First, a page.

And the reason is simple: Bunkley better fits the new scheme.
New defensive coordinator Juan Castillo has already made it very clear that defensive line coach Jim Washburn will be able to do whatever he wants with the guys up front. It will be Washburn's scheme, and Castillo, along with Mike Caldwell, Mike Zordich, and Johnnie Lynn will have to work accordingly.
In Washburn's scheme, the defensive ends go after the quarterback. That's been talked about to death, so we all know that, but something that's not being talked about is the fact that his defensive tackles also play a one-gap responsibility rather than two.
Under Sean McDermott (and, to a degree, Jim Johnson as well), the defensive ends were taught to look inside and play run before attacking the quarterback. That half-second on every snap was the difference between a sack or a touchdown pass on several occasions.
McDermott (and, again, Johnson) also had the defensive tackles responsible for two gaps on every snap. Since they usually would line up either in, or close to, the B-gap, they would have to sit in the B-gap and squeeze the A-gap. That meant taking on the guards and driving them inside to create a pile in the middle.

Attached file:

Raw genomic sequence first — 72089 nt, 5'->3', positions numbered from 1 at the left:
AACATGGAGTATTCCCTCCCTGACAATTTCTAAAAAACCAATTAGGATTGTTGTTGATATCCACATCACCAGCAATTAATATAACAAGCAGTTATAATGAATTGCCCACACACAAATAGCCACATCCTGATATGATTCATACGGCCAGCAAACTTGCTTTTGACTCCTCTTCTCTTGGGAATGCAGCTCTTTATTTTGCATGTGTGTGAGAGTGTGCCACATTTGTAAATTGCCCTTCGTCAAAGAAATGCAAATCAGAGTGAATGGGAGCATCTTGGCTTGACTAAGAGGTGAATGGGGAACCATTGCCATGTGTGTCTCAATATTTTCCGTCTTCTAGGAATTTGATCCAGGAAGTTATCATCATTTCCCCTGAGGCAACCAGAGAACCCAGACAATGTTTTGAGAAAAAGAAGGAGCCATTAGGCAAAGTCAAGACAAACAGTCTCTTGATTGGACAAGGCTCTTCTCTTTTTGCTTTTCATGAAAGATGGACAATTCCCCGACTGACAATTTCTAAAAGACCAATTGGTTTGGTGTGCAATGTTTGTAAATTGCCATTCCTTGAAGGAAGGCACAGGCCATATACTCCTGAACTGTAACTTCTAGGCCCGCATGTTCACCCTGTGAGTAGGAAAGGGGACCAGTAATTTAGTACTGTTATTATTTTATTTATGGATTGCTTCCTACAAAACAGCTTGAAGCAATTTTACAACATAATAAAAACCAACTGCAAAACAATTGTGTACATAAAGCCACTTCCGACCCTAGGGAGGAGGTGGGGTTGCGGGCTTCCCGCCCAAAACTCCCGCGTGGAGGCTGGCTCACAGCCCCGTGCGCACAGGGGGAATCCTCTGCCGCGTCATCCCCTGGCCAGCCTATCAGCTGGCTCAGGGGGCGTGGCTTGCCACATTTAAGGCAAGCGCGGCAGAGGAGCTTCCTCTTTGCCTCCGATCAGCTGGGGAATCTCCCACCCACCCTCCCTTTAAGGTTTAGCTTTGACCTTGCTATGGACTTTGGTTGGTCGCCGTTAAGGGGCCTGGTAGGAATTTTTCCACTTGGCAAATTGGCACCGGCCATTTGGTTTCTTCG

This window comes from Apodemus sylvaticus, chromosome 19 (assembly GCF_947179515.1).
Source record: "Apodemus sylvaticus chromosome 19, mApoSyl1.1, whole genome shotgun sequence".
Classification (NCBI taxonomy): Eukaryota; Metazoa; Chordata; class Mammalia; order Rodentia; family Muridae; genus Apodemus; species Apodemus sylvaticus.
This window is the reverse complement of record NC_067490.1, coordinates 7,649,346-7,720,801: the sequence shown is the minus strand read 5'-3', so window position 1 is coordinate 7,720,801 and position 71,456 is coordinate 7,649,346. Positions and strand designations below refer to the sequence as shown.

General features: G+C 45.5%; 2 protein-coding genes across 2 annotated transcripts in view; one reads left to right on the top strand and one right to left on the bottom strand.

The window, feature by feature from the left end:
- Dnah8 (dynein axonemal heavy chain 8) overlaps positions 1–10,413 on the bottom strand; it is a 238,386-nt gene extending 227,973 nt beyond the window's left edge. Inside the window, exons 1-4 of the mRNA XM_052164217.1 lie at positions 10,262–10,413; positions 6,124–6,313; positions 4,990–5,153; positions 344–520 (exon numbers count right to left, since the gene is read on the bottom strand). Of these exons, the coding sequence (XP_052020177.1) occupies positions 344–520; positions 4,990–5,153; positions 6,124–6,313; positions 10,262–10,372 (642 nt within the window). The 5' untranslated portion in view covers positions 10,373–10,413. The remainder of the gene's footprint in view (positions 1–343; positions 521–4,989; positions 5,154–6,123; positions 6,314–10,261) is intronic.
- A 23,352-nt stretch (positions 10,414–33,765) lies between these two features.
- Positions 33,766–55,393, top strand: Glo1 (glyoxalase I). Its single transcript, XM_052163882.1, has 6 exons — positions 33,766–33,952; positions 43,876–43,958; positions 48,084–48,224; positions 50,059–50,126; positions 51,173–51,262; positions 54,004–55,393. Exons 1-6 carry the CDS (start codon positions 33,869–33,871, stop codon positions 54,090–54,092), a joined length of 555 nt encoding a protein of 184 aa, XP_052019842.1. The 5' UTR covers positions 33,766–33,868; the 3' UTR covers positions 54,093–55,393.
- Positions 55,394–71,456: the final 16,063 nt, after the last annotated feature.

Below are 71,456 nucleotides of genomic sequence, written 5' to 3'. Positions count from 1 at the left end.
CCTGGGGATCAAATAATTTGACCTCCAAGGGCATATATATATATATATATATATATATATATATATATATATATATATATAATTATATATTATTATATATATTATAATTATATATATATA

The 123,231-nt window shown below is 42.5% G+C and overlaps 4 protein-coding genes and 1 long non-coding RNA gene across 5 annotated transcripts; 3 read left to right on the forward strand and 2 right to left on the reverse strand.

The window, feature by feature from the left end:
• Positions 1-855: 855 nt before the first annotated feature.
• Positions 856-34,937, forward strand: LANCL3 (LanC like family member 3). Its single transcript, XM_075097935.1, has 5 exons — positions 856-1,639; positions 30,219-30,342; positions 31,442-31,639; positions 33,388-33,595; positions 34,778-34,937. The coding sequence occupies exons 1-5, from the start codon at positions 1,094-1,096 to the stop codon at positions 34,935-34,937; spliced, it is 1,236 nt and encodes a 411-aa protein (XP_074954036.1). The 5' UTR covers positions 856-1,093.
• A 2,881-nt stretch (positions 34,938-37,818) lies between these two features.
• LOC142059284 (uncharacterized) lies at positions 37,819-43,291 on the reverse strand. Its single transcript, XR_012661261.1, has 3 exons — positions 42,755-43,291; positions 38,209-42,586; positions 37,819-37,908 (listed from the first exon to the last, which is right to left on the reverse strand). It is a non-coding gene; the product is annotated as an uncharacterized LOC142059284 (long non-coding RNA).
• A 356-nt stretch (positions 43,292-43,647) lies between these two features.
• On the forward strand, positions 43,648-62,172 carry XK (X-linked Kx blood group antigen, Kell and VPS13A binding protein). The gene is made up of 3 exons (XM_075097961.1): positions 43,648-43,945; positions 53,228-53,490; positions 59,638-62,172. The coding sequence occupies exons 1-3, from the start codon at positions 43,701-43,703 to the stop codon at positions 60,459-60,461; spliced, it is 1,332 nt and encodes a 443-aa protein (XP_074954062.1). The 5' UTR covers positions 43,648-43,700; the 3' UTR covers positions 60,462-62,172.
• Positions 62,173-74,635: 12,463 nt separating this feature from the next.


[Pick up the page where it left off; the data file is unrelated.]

That, of course, is the job description of a big defensive tackle weighing somewhere between 320-340 pounds -- not for someone the size of Bunkley who is generously listed at 305 pounds.
But Bunkley did it, and did it well for a couple seasons. However, he struggled in 2010 and then injured his elbow. If it was going to be tough for him to play a two-gap system before, it was going to get even tougher with an elbow injury that was obviously going to hamper his upper-body strength.
Enter the 330-pound Antonio Dixon who fit the scheme perfectly, and we have what appears to be Dixon drastically out-playing Bunkley.
That, however, was not necessarily the case.
Bunkley is still the superior player. In a one-gap scheme he could easily be one of the most disruptive defensive tackles in the entire league. He has a very good first step off the ball and if he's allowed to use that speed through the gap rather than sitting and trying to create a stalemate at the line, we could see a very different Bunkley than we've seen recently.
In fact, we could even see the pass-rusher the Eagles thought they were getting back in the first round of the 2006 draft.
This is not to say that Dixon will be useless in this new scheme; he's a very good player who, after shedding a few pounds, can still be very productive in this new system.
However, it would not surprise me in the least to see him go from a starter to the fourth guy in the rotation underneath starters Bunkley and Patterson, and former second-round pick Trevor Laws who, like Bunkley, should thrive under Washburn.